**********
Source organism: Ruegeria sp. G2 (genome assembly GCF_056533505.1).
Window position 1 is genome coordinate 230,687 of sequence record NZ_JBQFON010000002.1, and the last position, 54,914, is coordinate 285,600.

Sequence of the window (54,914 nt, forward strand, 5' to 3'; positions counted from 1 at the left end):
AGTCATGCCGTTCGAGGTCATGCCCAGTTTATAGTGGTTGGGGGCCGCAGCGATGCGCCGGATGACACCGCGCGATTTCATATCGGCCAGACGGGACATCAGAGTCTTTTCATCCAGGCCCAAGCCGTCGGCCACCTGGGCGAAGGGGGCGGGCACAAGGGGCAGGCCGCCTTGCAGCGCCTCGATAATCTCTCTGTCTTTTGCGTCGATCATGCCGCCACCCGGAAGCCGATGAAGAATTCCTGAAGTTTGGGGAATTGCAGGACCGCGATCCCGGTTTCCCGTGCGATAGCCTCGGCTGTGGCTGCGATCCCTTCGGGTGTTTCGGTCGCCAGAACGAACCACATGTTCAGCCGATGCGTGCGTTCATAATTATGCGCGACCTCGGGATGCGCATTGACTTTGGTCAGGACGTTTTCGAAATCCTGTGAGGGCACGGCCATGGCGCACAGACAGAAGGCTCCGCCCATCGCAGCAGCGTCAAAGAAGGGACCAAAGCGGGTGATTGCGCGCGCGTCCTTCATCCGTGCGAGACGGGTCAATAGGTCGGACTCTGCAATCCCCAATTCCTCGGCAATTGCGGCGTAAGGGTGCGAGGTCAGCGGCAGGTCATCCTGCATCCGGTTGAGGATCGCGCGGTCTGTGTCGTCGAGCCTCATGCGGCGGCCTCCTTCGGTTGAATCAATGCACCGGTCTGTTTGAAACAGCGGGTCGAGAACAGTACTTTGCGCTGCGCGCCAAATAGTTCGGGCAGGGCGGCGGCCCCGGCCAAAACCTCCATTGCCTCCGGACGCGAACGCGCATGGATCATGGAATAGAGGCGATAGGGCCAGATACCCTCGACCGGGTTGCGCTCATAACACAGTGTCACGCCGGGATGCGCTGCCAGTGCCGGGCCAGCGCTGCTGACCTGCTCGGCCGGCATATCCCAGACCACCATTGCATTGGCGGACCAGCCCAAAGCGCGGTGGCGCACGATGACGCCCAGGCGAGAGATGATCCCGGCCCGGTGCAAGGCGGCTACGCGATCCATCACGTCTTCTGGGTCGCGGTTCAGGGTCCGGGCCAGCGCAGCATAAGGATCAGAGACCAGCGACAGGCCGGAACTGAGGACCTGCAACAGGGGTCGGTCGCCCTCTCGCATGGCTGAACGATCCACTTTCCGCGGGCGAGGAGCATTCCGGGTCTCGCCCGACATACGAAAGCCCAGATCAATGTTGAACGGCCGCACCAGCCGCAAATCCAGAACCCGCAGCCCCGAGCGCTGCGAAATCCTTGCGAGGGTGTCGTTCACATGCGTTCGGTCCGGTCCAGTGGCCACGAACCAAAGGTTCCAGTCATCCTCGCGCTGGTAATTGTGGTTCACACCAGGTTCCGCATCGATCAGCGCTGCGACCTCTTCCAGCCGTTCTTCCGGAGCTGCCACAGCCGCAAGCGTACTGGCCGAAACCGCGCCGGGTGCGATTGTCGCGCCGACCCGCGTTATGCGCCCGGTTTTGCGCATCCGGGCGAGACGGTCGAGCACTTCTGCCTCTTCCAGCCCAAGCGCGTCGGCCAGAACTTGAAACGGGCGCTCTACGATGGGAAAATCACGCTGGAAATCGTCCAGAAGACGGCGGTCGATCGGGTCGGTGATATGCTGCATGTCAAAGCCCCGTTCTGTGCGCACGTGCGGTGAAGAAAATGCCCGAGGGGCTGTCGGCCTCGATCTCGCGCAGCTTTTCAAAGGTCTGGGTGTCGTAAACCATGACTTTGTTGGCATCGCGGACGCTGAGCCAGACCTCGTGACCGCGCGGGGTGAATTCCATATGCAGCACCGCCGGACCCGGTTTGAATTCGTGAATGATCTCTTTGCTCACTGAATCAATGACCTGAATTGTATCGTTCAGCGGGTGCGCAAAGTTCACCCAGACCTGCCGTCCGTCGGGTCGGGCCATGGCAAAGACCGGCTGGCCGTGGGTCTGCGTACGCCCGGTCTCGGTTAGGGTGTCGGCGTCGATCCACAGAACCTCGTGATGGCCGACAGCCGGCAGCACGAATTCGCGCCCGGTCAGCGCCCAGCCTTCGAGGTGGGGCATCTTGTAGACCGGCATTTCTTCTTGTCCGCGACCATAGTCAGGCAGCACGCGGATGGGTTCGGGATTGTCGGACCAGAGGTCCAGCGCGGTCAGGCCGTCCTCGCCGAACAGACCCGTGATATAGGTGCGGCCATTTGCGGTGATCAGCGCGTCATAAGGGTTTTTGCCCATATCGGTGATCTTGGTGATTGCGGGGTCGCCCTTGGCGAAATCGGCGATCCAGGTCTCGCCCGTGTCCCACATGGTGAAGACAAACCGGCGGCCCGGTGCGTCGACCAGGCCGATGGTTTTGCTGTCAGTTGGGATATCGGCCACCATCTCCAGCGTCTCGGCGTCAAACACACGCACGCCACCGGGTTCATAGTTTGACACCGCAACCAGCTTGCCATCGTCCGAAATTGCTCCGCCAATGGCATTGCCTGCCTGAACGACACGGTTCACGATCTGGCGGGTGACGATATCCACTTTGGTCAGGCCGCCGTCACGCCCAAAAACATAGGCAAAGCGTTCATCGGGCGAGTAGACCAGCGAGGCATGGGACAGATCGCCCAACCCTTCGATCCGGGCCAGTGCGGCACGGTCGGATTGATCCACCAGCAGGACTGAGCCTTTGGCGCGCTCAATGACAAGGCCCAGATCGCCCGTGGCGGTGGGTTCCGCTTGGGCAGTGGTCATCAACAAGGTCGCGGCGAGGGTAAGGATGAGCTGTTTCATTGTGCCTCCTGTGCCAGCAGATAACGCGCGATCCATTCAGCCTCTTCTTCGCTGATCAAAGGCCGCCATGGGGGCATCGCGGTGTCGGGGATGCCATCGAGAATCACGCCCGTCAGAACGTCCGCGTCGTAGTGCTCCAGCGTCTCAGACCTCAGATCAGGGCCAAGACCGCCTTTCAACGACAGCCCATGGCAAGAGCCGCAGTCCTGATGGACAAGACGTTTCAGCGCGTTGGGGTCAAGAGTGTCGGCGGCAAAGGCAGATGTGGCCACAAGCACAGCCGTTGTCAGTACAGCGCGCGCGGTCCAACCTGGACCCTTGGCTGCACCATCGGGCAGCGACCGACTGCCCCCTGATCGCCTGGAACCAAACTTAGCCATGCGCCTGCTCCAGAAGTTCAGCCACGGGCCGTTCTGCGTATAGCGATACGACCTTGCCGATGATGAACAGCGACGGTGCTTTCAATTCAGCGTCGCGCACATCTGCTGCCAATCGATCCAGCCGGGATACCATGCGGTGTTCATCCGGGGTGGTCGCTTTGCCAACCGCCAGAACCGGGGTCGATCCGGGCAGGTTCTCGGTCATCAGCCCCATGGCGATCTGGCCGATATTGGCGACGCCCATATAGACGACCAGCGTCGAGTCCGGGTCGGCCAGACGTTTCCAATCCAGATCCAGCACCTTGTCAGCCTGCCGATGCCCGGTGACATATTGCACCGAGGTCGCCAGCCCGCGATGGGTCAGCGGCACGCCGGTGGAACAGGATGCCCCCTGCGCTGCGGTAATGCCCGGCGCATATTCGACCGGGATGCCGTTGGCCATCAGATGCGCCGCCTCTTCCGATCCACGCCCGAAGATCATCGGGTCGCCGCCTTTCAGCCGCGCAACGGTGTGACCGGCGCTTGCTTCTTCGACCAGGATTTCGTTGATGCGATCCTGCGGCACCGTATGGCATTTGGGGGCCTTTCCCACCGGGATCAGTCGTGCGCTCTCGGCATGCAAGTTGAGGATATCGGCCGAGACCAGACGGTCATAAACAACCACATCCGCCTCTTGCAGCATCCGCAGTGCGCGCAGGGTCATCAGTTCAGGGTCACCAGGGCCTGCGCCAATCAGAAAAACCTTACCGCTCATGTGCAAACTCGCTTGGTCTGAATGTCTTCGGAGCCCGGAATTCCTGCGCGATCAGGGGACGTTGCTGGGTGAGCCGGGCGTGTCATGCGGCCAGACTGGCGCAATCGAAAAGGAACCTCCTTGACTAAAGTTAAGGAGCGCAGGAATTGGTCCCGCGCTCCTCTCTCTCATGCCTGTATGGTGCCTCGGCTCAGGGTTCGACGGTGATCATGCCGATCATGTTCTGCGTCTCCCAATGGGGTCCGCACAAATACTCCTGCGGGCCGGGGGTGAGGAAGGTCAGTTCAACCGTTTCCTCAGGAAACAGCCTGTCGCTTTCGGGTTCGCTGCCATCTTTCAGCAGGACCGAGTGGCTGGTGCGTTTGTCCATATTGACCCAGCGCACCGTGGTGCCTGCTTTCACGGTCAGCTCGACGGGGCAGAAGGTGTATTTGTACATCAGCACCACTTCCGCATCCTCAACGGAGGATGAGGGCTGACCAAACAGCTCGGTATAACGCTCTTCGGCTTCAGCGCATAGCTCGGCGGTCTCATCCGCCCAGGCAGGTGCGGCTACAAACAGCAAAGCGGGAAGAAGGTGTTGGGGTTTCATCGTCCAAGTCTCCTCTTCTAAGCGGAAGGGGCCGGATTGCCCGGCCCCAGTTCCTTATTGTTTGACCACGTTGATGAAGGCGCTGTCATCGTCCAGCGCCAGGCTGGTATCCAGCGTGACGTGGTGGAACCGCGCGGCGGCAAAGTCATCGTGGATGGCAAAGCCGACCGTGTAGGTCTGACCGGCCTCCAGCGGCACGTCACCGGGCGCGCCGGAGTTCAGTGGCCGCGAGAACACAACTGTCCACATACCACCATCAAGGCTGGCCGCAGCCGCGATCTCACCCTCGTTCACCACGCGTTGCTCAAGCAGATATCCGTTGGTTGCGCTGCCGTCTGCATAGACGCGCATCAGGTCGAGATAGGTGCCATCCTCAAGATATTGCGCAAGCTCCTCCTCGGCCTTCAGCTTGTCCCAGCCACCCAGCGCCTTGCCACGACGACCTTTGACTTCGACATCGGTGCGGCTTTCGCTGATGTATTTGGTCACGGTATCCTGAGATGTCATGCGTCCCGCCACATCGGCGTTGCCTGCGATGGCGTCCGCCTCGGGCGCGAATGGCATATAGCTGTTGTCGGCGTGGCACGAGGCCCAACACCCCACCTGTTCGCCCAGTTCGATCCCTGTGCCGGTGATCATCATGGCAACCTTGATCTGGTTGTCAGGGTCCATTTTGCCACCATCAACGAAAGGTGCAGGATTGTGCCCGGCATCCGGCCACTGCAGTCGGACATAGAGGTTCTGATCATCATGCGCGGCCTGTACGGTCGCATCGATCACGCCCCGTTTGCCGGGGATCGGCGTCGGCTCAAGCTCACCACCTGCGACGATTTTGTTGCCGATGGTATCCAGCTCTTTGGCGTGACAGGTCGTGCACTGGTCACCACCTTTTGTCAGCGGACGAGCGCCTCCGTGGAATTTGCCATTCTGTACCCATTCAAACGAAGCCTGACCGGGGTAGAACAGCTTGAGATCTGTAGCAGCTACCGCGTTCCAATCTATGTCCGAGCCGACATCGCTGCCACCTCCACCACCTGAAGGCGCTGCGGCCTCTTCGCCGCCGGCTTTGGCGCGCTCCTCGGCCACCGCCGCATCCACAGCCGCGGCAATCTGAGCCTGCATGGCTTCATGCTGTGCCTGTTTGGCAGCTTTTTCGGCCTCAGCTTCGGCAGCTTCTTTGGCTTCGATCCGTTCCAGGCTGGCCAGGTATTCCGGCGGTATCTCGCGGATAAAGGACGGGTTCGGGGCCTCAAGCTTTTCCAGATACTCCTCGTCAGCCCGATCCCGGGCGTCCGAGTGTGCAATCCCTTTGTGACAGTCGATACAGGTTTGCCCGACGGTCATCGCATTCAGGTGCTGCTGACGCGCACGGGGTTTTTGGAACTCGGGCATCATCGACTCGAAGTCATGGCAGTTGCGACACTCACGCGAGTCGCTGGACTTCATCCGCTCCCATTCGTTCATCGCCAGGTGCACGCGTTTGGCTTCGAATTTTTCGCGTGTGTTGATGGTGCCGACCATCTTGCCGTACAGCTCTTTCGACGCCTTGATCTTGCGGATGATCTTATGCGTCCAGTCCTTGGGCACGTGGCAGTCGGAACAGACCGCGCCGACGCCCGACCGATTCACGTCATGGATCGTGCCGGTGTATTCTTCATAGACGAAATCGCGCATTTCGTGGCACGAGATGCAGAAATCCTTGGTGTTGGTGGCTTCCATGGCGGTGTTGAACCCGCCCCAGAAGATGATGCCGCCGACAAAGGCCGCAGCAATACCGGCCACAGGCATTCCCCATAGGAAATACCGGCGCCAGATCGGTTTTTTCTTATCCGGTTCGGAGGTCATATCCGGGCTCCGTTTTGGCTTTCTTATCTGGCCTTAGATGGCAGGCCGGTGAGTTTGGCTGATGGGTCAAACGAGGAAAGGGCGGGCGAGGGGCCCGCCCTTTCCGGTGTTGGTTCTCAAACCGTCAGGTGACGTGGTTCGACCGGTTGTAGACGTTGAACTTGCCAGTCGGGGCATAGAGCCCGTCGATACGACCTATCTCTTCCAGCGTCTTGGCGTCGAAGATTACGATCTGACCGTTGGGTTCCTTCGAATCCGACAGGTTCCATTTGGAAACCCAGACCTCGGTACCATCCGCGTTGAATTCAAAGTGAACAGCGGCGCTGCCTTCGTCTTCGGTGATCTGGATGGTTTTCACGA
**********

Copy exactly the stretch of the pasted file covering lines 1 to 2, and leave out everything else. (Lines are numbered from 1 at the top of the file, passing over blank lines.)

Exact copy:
Source organism: Ruegeria sp. G2 (genome assembly GCF_056533505.1).
Window position 1 is genome coordinate 230,687 of sequence record NZ_JBQFON010000002.1, and the last position, 54,914, is coordinate 285,600.